British Prime Minister David Cameron attends the Valletta Summit on Migration in Valletta, Malta, November 11, 2015. Leaders of the European Union met African counterparts on Malta on Wednesday, hoping pledges of cash and other aid can slow the flow of migrants crossing the Mediterranean from the world's poorest continent to wealthy Europe. REUTERS/Yves Herman Image Credit: REUTERS

What will Britain’s Prime Minister David Cameron do if he fails to get all or some of the reforms he is demanding from the European Union? On Tuesday, he threatened to lead the United Kingdom out of the union, but let’s hope he’s bluffing.

Cameron has finally put his demands for European reform into writing and the four points he laid out contain no surprises. The speech he gave to present them, however, was revealing. He set himself a difficult task: To convince British voters that his four points would represent fundamental change in the union, while at the same time persuading the rest of Europe that he’s asking only for “reasonable”, achievable modifications. It’s a tribute to Cameron’s skill as a communicator that he managed to paper over the contradiction.

And yet it is there. For the first time, Cameron began in his speech to lay out the case for staying in the European Union (EU), which will please his European partners. He also, however, insisted that he won’t make up his mind as to whether staying is the right thing to do until Europe has responded to his demands. That will appease the home team. Trouble is, his case for staying is too convincing.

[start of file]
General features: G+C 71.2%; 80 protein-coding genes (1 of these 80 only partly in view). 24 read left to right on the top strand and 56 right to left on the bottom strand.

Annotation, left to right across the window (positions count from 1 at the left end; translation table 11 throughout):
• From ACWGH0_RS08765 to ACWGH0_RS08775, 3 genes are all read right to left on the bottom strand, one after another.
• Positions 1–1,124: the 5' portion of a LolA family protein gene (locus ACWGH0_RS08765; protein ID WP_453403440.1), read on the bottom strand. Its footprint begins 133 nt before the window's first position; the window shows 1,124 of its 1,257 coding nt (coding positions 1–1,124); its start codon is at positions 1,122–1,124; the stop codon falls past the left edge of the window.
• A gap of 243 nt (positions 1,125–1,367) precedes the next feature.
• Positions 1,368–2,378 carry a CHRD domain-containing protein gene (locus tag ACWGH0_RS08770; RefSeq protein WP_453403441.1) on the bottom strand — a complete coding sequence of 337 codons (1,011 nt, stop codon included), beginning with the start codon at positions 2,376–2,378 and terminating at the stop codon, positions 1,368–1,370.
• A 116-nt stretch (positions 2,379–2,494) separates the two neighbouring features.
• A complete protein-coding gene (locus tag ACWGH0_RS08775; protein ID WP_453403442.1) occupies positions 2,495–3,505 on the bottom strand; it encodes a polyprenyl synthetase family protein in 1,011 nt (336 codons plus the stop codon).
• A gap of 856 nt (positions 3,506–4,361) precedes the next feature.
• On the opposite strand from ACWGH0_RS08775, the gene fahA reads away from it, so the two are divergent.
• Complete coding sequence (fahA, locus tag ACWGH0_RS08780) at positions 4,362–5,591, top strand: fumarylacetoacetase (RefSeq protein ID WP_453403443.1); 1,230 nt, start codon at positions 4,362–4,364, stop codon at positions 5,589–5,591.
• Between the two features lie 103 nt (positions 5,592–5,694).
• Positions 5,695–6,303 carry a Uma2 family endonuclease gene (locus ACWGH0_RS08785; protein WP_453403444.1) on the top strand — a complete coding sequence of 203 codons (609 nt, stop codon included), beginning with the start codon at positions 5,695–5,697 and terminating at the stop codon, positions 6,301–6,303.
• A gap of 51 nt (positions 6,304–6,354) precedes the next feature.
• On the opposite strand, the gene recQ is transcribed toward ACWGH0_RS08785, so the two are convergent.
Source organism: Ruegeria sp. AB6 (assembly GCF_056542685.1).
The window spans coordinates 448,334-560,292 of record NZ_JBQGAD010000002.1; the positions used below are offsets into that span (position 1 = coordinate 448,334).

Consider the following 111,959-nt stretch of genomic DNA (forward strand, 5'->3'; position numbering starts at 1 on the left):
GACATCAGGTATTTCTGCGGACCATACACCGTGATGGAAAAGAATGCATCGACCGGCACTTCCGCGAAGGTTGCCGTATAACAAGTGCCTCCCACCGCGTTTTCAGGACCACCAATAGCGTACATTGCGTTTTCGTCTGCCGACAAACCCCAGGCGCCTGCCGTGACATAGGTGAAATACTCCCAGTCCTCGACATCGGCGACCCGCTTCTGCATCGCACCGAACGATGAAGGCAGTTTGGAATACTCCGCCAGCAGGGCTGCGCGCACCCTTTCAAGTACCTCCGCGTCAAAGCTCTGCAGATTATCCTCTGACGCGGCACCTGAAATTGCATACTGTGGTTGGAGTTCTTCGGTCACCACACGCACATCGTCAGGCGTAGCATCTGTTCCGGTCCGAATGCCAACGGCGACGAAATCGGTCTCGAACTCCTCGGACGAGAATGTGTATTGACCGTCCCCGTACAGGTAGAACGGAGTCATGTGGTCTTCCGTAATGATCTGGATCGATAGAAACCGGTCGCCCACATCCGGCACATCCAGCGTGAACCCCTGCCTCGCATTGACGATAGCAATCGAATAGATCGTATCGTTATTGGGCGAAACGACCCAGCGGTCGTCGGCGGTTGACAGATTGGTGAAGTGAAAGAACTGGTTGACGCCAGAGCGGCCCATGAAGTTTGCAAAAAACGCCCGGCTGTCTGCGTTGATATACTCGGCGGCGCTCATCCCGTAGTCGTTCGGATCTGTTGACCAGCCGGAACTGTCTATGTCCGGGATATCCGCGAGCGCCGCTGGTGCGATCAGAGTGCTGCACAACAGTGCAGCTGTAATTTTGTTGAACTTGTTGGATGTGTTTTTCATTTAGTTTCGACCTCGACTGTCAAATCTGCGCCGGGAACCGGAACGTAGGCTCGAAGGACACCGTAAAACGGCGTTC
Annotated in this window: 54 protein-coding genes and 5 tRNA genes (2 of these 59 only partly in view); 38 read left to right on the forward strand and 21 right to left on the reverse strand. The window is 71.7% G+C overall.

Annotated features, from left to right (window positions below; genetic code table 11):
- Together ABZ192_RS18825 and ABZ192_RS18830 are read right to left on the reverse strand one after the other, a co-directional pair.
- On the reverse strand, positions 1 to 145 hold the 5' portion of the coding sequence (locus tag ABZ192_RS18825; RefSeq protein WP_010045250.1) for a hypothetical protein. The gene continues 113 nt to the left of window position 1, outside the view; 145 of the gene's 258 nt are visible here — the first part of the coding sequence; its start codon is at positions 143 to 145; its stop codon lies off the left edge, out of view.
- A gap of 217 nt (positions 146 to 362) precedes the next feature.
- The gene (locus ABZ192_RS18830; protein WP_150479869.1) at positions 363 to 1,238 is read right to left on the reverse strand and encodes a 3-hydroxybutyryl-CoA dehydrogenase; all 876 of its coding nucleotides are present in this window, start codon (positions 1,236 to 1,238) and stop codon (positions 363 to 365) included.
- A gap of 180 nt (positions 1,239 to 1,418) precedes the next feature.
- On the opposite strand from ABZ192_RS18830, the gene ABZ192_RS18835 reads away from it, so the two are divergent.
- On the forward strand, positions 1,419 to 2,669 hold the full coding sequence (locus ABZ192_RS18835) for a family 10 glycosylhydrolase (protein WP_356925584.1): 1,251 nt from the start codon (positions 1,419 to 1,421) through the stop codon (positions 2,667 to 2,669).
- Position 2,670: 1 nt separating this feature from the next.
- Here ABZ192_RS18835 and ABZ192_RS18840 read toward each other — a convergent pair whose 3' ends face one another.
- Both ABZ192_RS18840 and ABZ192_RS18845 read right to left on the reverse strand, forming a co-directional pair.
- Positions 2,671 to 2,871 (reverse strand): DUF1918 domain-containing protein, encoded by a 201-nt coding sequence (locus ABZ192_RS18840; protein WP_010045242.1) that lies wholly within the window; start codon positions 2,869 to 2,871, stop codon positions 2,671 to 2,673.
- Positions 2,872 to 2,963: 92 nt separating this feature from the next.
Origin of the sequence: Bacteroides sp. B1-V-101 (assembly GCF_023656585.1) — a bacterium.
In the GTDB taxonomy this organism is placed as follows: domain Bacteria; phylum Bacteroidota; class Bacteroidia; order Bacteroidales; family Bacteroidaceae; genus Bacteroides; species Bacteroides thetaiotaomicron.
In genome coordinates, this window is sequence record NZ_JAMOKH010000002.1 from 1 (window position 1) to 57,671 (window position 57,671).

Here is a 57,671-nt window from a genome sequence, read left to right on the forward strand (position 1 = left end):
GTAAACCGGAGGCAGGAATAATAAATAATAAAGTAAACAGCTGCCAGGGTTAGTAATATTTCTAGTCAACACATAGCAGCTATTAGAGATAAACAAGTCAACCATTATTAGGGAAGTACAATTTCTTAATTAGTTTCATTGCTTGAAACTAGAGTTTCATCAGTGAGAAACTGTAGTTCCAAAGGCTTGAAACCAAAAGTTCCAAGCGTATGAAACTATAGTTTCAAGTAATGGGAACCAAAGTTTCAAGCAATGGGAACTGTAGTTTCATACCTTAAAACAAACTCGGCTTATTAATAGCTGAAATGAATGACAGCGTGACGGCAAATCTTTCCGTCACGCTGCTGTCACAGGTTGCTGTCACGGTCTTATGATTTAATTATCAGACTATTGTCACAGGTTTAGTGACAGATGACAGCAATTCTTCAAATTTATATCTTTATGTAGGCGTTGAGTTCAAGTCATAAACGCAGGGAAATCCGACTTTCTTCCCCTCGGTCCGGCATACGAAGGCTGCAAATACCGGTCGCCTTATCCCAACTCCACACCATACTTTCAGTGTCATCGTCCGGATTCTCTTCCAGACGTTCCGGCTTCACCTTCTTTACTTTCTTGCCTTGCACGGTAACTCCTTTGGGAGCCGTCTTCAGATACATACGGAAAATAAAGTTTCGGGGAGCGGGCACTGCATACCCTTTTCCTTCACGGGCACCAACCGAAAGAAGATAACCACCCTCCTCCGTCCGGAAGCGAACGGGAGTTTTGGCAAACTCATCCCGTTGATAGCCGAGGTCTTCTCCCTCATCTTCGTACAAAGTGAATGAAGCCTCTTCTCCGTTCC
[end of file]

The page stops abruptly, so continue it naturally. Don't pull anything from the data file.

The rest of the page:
He starts with “economic security.” Those who think the UK should leave need to explain why Britain would be better off like Norway, he said — bound to apply EU rules to gain access to the single market, but unable to influence the shaping of those rules: “So the irony is that if we followed the model of Norway, Europe’s political interference in our country could actually grow, rather than shrink.”

Or take trade. How would the UK be able to renegotiate better trade deals with other major economic powers, without having the heft of a 500 million-person market as leverage?

Then he moved onto national security. The world, Cameron noted, has only become more dangerous since he laid out his reform-followed-by-a-referendum strategy at Bloomberg’s London office three years ago, what with the rise of Daesh (the self-proclaimed Islamic State of Iraq and the Levant) and Russia’s invasion of Ukraine. So it would be an odd time to abandon the EU, an important “tool” for achieving Britain’s security goals: “Our membership in the EU does matter for our national security and for the security of our allies. Which is one reason why our friends in the world strongly urge us to remain in the EU.”

These are big considerations, the kind that led him to say that decision Britons make at the referendum, which could come as early as next June, will be perhaps “the biggest we will be making in our lifetimes”. It would also be irreversible, he said, and would affect the lives and fortunes of their children and grandchildren.